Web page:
• F1 M13 E Performance

The 2022 Power Unit builds upon the generation of championship-winning PUs produced by the team at Mercedes-AMG High Performance Powertrains (HPP) since 2014 and while the PU regulation changes for 2022 haven’t been as significant or noticeable as the wholesale chassis changes, the challenge has been no less formidable.

“In 2022 we've been allowed one final performance upgrade, most of which needs to be delivered at the start of the season, and the ERS system upgrade must be introduced before 1st September. But this doesn’t only have an impact on 2022, because the performance specification will remain frozen until the start of the next regulation cycle in 2026,” explained Hywel Thomas, Managing Director of Mercedes AMG HPP.

More parts have been changed for the 2022 Power Unit than on any previous iterations since the introduction of the V6 Turbos in 2014, as the team fights to put itself in the strongest possible position for the freeze and sustain performance for the following seasons. 


“The project we took on for 2022 was large, and it is a very broad upgrade across the different elements, to get every last bit of performance, efficiency and reliability. There are also some FIA-imposed measurements, particularly in the ERS system, that we had to accommodate as well,” Hywel notes.

With a complete redesign on the chassis, the close collaboration between the chassis team at Brackley and HPP at Brixworth has been fundamental in exploiting performance opportunities.

“The chassis team have been working very diligently and swiftly through the new regulations, so they can understand where the opportunities lie, and which areas are lap time sensitive. We make adjustments to the PU that allow the chassis team to best exploit the regulations. We might want to rearrange the installation slightly or change the PU layout to get more flexibility in those lap time sensitive areas,” added Hywel. 

The regulated introduction of E10 fuel for 2022, mixing 10% ethanol with 90% fossil fuel, has also placed considerable demands on the engineering team at Brixworth, as F1 takes an important step towards its goal of 100% sustainable fuel from 2026.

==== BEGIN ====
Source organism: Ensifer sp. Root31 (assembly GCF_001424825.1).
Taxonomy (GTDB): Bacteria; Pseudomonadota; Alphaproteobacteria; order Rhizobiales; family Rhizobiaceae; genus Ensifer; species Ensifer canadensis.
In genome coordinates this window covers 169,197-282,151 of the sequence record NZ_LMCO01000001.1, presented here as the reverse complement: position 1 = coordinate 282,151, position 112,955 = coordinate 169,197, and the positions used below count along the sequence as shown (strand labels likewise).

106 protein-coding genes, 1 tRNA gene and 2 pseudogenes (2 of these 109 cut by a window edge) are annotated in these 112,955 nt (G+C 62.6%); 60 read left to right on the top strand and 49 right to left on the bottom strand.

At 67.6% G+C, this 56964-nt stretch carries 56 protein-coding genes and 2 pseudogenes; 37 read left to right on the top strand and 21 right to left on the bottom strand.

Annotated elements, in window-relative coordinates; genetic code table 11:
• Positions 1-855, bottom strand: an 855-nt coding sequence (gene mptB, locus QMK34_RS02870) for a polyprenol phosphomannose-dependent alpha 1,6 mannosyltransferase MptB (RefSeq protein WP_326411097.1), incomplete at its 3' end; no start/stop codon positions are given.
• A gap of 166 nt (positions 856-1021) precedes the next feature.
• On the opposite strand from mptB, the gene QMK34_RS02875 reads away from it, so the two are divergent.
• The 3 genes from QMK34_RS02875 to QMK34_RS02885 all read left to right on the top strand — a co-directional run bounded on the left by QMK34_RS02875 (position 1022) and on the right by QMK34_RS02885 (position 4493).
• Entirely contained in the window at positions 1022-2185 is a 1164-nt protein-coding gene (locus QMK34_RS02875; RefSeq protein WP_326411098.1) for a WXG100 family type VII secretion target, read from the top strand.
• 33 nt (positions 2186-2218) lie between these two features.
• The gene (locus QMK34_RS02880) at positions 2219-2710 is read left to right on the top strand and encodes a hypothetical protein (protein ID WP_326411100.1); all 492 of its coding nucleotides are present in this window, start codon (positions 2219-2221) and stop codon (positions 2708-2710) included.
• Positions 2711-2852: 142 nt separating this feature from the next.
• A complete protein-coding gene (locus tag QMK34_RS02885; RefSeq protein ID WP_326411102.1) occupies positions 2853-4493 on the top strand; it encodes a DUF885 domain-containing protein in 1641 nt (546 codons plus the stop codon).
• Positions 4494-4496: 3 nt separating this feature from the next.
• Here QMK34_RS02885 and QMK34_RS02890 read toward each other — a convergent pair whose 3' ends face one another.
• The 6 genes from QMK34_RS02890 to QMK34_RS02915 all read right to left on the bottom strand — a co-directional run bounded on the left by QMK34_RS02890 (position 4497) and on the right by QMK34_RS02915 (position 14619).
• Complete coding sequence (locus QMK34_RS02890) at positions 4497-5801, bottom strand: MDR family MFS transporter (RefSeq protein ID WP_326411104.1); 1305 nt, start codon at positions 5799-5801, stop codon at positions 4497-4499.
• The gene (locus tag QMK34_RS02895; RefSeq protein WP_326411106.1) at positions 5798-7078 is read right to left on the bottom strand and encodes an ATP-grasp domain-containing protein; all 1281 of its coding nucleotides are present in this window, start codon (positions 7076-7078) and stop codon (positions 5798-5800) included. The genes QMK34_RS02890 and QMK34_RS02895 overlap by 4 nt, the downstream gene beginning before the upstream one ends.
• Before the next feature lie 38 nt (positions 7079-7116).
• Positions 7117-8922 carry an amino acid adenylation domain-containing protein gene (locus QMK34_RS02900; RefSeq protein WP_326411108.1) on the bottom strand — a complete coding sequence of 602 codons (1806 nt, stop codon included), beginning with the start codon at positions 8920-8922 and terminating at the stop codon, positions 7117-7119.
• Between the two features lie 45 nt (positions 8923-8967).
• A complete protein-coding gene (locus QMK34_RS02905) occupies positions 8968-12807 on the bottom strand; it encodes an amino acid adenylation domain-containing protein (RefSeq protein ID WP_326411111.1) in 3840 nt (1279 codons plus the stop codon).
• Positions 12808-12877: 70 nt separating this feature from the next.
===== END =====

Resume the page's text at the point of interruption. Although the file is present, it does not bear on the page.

Working closely with Title Partner PETRONAS, the team have tested more fuel candidates and plotted more development loops with the E10 fuel than in previous years.

“It doesn’t necessarily sound like that big a change, but it is quite a significant one in the way the fuel and the PU interact. It has been a good development phase for us and working so closely with our partners, PETRONAS, that collaboration is vital,” said Hywel.        

A brand-new chassis, combined with an upgraded and repackaged PU, will change how the car behaves on track in the hands of the drivers. Learning and development through the season will be crucial.

“The drivers will want the PU to do different things at different times through corners and potentially from one corner to the next, because of the car characteristics. The amount of full throttle time, the way the drivers approach and exit corners, won’t be exactly like they used to be, and this will have a knock-on to how we harvest energy and deploy it.


“Over the course of the year, given the regulation changes, I think the development of the overall car package will be quite strong, so the way the PU works at the start of the season won’t be the same come the final races of 2022. We must include that ability to be adaptable into the PU from the start of the season, because of the performance freeze,” according to Hywel Thomas.

How will the engineers feel when W13 hits the Silverstone circuit later today for its first run on track?

“For all of us, who are so involved and invested, that is quite emotional, to see the chassis and PU go down the pit lane as one for the first time,” said Hywel. “To hear the engine, to sit back and reflect on all the components that are working in there together. All the people, the hard work, the effort. It’s always slightly mind-blowing, and it’s a lovely moment to message back to the factory, telling them the car has hit the track.” 

Mercedes-AMG F1 M13 E Performance – Technical Specification

Power Unit Specification

Type: Mercedes-AMG F1 M11 EQ Performance
Minimum Weight: 150 kg
Power Unit Perimeter: Internal Combustion Engine (ICE)
  Motor Generator Unit - Kinetic (MGU-K)
  Motor Generator Unit - Heat (MGU-H)
  Turbocharger (TC)
  Energy Store (ES)
  Control Electronics (CE)
Power Unit Allocation: Three ICE, TC, MGU-K & MGU-H per driver per season
  Two ES & CE per driver per season

Internal Combustion Engine (ICE)

Capacity: 1.6 litres
Cylinders: Six
Bank Angle: 90
No of Valves: 24
Max rpm ICE: 15,000 rpm
Max Fuel Flow Rate: 100 kg/hour (above 10,500 rpm)
Fuel Injection: High-pressure direct injection (max 500 bar, one injector/cylinder)
Pressure Charging: Single-stage compressor and exhaust turbine on a common shaft
Max rpm Exhaust Turbine: 125,000 rpm

Energy Recovery System (ERS)

Architecture: Integrated Hybrid energy recovery via electrical Motor Generator Units
Energy Store: Lithium-Ion battery solution of minimum 20 kg regulation weight
Max energy storage/lap: 4 MJ
Max rpm MGU-K: 50,000 rpm
Max power MGU-K: 120 kW (161 hp)
Max energy recovery/lap MGU-K: 2 MJ
Max energy deployment/lap MGU-K: 4 MJ (33.3 s at full power)
Max rpm MGU-H: 125,000 rpm
Max power MGU-H: Unlimited
Max energy recovery/lap MGU-H: Unlimited
Max energy deployment/lap MGU-H: Unlimited

Fuel & Lubricants

Fuel: PETRONAS Primax
Lubricants PETRONAS Syntium